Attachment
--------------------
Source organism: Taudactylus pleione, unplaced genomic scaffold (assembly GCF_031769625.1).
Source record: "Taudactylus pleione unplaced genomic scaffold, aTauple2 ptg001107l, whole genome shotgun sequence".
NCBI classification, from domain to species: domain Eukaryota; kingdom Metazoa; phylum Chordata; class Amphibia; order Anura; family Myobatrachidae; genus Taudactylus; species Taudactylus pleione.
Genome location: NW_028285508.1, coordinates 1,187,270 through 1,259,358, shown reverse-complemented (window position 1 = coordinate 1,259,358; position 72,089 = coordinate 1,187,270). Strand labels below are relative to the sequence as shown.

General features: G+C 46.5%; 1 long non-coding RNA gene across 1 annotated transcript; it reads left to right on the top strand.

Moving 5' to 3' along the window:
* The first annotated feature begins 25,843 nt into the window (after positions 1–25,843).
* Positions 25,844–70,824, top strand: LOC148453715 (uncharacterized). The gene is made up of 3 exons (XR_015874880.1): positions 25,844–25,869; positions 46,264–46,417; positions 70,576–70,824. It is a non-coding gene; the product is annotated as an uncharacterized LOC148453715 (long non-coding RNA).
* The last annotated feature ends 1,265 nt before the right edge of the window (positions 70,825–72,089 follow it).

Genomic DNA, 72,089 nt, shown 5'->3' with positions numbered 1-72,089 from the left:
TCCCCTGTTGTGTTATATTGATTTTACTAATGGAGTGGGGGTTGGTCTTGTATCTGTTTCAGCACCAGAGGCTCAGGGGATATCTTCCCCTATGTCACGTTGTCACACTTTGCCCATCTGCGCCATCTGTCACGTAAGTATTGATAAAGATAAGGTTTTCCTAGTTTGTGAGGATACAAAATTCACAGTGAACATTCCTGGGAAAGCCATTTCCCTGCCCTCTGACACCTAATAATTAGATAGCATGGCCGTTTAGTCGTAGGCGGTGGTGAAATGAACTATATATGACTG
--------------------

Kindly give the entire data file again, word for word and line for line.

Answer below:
Source organism: Taudactylus pleione, unplaced genomic scaffold (assembly GCF_031769625.1).
Source record: "Taudactylus pleione unplaced genomic scaffold, aTauple2 ptg001107l, whole genome shotgun sequence".
NCBI classification, from domain to species: domain Eukaryota; kingdom Metazoa; phylum Chordata; class Amphibia; order Anura; family Myobatrachidae; genus Taudactylus; species Taudactylus pleione.
Genome location: NW_028285508.1, coordinates 1,187,270 through 1,259,358, shown reverse-complemented (window position 1 = coordinate 1,259,358; position 72,089 = coordinate 1,187,270). Strand labels below are relative to the sequence as shown.

General features: G+C 46.5%; 1 long non-coding RNA gene across 1 annotated transcript; it reads left to right on the top strand.

Moving 5' to 3' along the window:
* The first annotated feature begins 25,843 nt into the window (after positions 1–25,843).
* Positions 25,844–70,824, top strand: LOC148453715 (uncharacterized). The gene is made up of 3 exons (XR_015874880.1): positions 25,844–25,869; positions 46,264–46,417; positions 70,576–70,824. It is a non-coding gene; the product is annotated as an uncharacterized LOC148453715 (long non-coding RNA).
* The last annotated feature ends 1,265 nt before the right edge of the window (positions 70,825–72,089 follow it).

Genomic DNA, 72,089 nt, shown 5'->3' with positions numbered 1-72,089 from the left:
TCCCCTGTTGTGTTATATTGATTTTACTAATGGAGTGGGGGTTGGTCTTGTATCTGTTTCAGCACCAGAGGCTCAGGGGATATCTTCCCCTATGTCACGTTGTCACACTTTGCCCATCTGCGCCATCTGTCACGTAAGTATTGATAAAGATAAGGTTTTCCTAGTTTGTGAGGATACAAAATTCACAGTGAACATTCCTGGGAAAGCCATTTCCCTGCCCTCTGACACCTAATAATTAGATAGCATGGCCGTTTAGTCGTAGGCGGTGGTGAAATGAACTATATATGACTG